According to the Roman historian Suetonius, an unnamed soothsayer repeatedly tried to warn Julius Caesar that calamity awaited him, famously saying, “Beware the Ides of March.” But March 15 arrived without anything untoward taking place, and Caesar bumped into the soothsayer as he made his way to the Curia Pompeii. “See,” chided Caesar, “the day has come.” “Yes,” came the reply. “But it has not yet gone.”

If the story is true, the soothsayer is one of the few astrologers in history to make a completely clear and unambiguously accurate prediction. But the abysmal record of astrology and its intellectual cohorts doesn’t seem to have dented their popularity. Looking to the stars for guidance is as ancient as the Babylonians, who used astrological charts to help predict the recurrence of the seasons. Every ancient civilization from the Egyptians to the Persians studied the stars, seeing astronomy and astrology as variations of the same pursuit.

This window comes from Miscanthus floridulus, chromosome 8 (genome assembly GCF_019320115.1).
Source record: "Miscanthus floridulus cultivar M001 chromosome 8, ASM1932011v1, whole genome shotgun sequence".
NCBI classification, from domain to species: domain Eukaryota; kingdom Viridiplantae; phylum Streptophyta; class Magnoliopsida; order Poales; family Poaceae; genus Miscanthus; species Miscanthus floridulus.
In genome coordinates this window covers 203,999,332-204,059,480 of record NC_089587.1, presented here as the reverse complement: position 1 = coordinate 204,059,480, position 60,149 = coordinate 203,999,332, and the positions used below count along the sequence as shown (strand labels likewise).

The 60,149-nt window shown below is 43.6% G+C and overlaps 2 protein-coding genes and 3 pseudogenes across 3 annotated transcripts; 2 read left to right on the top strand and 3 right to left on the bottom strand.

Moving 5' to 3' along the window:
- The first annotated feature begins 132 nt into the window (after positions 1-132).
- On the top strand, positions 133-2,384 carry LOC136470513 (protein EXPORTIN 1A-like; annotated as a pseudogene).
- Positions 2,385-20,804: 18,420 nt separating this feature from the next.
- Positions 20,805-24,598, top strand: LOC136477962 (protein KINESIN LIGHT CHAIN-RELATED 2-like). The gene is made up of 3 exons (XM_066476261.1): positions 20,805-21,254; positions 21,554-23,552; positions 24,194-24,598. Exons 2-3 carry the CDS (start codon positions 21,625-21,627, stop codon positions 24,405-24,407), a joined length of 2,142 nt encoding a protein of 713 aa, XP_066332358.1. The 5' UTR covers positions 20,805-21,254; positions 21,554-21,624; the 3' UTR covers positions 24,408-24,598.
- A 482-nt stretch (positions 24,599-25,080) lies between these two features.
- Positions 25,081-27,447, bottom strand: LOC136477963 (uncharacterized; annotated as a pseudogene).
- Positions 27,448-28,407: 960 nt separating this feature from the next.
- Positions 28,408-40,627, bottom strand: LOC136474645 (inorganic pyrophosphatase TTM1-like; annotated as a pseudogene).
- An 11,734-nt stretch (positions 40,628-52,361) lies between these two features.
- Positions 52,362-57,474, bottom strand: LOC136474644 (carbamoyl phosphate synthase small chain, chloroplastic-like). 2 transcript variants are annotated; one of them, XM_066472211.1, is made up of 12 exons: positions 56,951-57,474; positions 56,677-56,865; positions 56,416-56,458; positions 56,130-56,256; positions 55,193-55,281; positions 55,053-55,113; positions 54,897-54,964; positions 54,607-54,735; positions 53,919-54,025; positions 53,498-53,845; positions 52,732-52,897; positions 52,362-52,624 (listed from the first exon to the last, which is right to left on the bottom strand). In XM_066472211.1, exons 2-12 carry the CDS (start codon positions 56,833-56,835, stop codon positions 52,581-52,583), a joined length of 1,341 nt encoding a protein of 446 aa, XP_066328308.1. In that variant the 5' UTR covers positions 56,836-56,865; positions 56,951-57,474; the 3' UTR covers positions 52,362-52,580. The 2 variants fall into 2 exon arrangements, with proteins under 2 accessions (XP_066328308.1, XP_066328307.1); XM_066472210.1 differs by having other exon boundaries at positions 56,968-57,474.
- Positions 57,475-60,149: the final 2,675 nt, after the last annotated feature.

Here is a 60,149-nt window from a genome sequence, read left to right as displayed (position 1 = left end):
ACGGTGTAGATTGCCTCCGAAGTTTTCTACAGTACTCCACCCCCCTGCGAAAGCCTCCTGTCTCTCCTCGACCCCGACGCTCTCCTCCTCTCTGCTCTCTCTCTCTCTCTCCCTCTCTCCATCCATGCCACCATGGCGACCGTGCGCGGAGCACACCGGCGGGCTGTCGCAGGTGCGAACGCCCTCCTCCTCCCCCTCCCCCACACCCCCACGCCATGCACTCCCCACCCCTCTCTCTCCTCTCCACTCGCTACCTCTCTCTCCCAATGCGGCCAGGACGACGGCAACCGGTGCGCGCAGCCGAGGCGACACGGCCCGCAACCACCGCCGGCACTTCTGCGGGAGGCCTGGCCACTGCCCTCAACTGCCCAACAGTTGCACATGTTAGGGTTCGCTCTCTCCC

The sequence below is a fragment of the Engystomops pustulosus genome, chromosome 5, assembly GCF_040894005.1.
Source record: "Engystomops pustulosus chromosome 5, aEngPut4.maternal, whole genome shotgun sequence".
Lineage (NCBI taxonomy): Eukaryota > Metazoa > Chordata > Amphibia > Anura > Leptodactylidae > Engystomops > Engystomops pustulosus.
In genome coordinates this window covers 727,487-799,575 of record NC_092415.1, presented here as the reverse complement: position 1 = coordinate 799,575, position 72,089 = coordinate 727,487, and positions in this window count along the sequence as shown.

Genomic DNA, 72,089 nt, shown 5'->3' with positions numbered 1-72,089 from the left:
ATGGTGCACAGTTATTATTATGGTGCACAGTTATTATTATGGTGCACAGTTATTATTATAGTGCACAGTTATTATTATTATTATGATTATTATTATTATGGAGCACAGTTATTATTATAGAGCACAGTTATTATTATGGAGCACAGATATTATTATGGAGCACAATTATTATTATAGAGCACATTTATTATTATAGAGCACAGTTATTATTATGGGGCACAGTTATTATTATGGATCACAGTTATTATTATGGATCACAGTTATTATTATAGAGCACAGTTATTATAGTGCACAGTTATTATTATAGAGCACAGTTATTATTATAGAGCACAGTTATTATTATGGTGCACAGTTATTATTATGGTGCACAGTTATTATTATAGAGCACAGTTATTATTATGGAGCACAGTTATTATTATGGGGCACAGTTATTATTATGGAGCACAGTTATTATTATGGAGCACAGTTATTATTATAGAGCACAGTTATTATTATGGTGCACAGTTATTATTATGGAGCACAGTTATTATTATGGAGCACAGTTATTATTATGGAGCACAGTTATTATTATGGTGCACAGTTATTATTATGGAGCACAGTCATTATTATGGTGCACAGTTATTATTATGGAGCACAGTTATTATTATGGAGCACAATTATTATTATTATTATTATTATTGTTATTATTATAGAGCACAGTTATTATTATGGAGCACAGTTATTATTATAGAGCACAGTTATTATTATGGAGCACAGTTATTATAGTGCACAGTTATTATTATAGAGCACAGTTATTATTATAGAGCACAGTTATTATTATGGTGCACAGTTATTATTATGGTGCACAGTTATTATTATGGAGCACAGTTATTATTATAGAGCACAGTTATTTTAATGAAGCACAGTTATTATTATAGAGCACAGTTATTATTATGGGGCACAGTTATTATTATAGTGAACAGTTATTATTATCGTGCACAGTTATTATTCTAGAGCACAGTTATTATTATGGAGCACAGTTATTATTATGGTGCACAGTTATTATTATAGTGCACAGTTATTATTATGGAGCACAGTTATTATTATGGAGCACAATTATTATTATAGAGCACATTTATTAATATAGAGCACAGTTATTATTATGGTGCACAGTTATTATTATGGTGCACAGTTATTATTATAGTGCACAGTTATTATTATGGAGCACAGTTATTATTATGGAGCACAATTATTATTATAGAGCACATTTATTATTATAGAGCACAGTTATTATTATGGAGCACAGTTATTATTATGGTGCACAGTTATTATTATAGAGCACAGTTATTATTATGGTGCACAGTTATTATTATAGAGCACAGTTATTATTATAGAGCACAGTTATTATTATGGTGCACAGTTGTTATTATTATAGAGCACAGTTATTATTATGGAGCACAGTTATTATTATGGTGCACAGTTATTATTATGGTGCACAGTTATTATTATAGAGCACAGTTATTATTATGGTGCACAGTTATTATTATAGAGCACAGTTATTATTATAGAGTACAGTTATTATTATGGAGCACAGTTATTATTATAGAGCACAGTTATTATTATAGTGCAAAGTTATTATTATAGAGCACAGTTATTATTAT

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WSJ Historically Speaking: A Brief History of Avoiding Exercise

Photo: THOMAS FUCHS

Photo: THOMAS FUCHS

Winter storms have become so frequent in the U.S. that they now have names, like hurricanes. This week saw the arrival of Seneca, making for a touch-and-go race about which will run out first: the alphabet or the jet stream. The weather in the eastern U.S. has been brutal enough this year that millions of Americans have been confined to their homes. In a country where, according to the Centers for Disease Control and Prevention, only one in six of us does anything like the recommended amount of physical activity, “Snowmaggedon” is a danger to the country’s health as well as its roads.